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0000017b-652b-d50a-a3ff-f7efb02e0000KPCW's COVID-19 news coverage for Summit County and Wasatch County, Utah. 0000017b-652b-d50a-a3ff-f7efb02f0000You can also visit the Utah Department of Health, U.S. Centers for Disease Control and Prevention and World Health Organization websites for additional information.

Summit County Manager Tom Fisher Looks Back on a Tumultuous 2020

Tom Fisher

As 2020 comes to a close, Summit County Manager Tom Fisher joined KPCW for a look back at an unprecedented year and a preview of what might be in store for 2021.

It almost goes without saying that tackling a global health crisis was on no government official’s wish list one year ago. 

In December 2019, winter was in full swing throughout the Wasatch Back and the local economy was firing on all cylinders. All eyes were on a strong 2020 where local governments would have the chance to tackle some of the region's most pressing issues like affordable housing and transportation head-on. 

By now, we all know how much plans changed. 

Between managing the response to the COVID-19 pandemic, worrying about a faltering resort-based economy, and navigating a controversial annexation by a small town in neighboring Wasatch County, it’s safe to say Summit County Manager Tom Fisher has dealt with his fair share of monkey wrenches this year. 

Fisher says the early months of the pandemic were unfamiliar territory. Money earmarked for other projects was instead diverted to combat the crisis. But he says even with the complications, the county managed to keep several projects on track. 

“We were reallocating some of those resources towards the emergency itself and still kept a lot of projects going and really stayed on our work plan as much as possible. At the same time, we, early, saw the reality of what this emergency was going to do to our economy and we made major budget adjustments in reaction to that, which also changed what we were going to accomplish during the year.”  

Despite the budget cuts, the county formed a new transportation district and is set to take over regional transit operations this coming June. Fisher says given the ever-increasing road congestion, local governments are united in their desire to take on the issue. 

The ongoing Hideout annexation into Summit County was another pressing issue on Fisher’s desk this year. He says when the small town on the Jordanelle Reservoir took advantage of a now-repealed piece of state legislation to annex land in Summit County without the county’s consent, it showed how connected issues like adequate services, transportation, and affordable housing really are across the region.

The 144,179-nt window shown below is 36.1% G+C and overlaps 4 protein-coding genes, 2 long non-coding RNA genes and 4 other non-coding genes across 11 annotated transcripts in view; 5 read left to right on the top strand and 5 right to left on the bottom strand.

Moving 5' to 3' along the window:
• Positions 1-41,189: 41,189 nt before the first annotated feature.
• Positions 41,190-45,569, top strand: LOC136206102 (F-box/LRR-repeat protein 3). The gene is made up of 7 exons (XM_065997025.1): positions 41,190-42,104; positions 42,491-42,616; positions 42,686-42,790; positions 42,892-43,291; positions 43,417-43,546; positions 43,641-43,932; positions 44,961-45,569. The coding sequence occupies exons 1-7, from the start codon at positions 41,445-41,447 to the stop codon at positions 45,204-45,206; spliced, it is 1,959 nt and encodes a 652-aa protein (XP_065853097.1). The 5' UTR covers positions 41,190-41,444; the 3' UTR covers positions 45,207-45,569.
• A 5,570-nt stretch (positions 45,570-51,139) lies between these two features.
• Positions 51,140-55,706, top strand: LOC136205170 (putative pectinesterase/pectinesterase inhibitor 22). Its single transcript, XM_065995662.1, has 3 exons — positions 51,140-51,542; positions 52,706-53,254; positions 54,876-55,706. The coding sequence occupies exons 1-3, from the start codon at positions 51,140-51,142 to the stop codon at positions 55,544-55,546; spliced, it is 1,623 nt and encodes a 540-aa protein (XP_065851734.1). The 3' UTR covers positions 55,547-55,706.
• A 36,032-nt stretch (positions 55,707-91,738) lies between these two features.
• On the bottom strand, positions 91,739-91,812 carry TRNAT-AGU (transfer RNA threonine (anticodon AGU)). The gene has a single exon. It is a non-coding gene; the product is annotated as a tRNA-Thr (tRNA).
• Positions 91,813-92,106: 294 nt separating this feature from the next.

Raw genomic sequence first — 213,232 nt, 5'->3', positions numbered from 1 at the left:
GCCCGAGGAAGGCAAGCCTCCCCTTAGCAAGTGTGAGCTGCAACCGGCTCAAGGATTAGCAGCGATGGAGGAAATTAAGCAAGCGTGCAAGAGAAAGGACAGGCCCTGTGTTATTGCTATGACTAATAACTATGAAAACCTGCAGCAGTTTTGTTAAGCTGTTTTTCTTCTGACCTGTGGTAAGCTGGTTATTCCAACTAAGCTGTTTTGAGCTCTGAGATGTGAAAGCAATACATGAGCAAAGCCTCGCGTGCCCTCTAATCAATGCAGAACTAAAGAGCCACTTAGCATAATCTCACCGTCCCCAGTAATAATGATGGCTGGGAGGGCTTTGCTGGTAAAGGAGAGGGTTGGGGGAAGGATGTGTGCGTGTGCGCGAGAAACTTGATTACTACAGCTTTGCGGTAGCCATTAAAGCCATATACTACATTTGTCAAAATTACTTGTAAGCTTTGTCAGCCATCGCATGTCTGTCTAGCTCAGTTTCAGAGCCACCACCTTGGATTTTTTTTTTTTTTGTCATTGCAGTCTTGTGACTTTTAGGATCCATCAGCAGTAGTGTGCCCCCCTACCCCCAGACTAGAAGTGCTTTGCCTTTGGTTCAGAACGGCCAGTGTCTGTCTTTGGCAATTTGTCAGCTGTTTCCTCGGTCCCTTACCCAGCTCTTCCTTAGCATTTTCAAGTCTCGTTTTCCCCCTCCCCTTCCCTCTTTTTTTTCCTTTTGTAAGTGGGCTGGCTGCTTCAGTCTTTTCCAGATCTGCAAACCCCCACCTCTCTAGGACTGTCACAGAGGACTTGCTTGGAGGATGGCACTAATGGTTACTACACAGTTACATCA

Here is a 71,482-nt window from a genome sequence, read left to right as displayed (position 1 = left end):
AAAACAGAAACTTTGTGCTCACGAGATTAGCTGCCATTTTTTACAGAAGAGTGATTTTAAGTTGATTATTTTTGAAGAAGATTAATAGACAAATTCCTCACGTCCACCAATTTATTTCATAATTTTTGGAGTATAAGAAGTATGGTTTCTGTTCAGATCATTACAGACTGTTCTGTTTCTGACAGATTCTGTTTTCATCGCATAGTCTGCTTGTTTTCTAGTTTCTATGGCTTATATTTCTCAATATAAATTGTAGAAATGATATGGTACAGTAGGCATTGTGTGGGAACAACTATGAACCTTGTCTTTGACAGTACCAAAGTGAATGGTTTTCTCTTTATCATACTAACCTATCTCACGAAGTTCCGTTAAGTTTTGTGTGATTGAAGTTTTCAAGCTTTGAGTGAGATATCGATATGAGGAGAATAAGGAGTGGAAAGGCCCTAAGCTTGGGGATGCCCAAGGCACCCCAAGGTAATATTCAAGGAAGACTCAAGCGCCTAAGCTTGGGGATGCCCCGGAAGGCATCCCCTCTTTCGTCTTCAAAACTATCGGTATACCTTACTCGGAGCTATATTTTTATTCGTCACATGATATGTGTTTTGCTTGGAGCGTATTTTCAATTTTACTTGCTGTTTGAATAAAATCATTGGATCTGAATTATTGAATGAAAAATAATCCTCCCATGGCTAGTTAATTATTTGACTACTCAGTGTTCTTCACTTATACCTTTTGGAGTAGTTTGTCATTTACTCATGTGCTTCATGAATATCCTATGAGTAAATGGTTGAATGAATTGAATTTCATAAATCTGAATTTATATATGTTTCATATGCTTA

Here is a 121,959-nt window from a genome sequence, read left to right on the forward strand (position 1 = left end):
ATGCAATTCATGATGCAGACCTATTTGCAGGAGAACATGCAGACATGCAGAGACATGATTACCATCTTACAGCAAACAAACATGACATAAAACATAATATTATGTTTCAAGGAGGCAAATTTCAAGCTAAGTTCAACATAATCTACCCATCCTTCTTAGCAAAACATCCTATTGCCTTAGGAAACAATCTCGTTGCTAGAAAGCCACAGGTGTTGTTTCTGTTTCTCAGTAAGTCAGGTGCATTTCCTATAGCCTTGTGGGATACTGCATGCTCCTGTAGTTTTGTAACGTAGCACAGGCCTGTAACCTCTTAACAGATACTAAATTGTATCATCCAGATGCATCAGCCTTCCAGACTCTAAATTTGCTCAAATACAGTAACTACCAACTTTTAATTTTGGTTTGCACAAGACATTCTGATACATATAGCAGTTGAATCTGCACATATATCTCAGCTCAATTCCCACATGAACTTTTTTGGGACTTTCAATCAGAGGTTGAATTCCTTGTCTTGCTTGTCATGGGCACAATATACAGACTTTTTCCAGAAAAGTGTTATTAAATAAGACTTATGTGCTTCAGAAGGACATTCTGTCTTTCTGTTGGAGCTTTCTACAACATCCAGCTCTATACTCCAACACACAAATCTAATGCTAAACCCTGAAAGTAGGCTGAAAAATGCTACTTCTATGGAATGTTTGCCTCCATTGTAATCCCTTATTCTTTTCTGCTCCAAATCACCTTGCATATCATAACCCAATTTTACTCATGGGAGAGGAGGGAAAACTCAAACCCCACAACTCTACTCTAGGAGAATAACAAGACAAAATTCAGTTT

“All of these issues are tied together and we need to engage parties across the county lines, service providers across the county lines, because we know there’s a lot of pressure coming. It’s already here and more is coming that we have to deal with.” 

The fate of the annexation is now in the hands of Hideout residents, who will be voting on whether or not to approve the move in a referendum next June. 

When it comes to COVID-19, Fisher says although some of the county’s early decisions may have seemed heavy-handed and unpopular, he believes the way the pandemic has played out validates the county’s actions.  

“We saw this both locally and nationwide; the early response was the right response in trying to stop the spread, and we were successful in doing that. I know not everybody agreed with the methods that were in place, but, really, if you look back at what Summit County was promoting along the way, even state and local governments around our own area and then nationally seemed to follow that same track over time as the science was pointing in that direction.” 

Summit County was one of the first parts of the state to lock down in March and April and has had a mask mandate in place since late June. As of this report, Summit County has recorded five COVID-19 deaths. The statewide death toll is currently over 1,200. 

But the county is not out of the woods yet. The pandemic has only gotten worse in recent months and a full economic recovery could take years, according to government projections. 

The good news is vaccinations for the disease began this month and if things stay on schedule, life could be returning to something we could call normal sometime in 2021.

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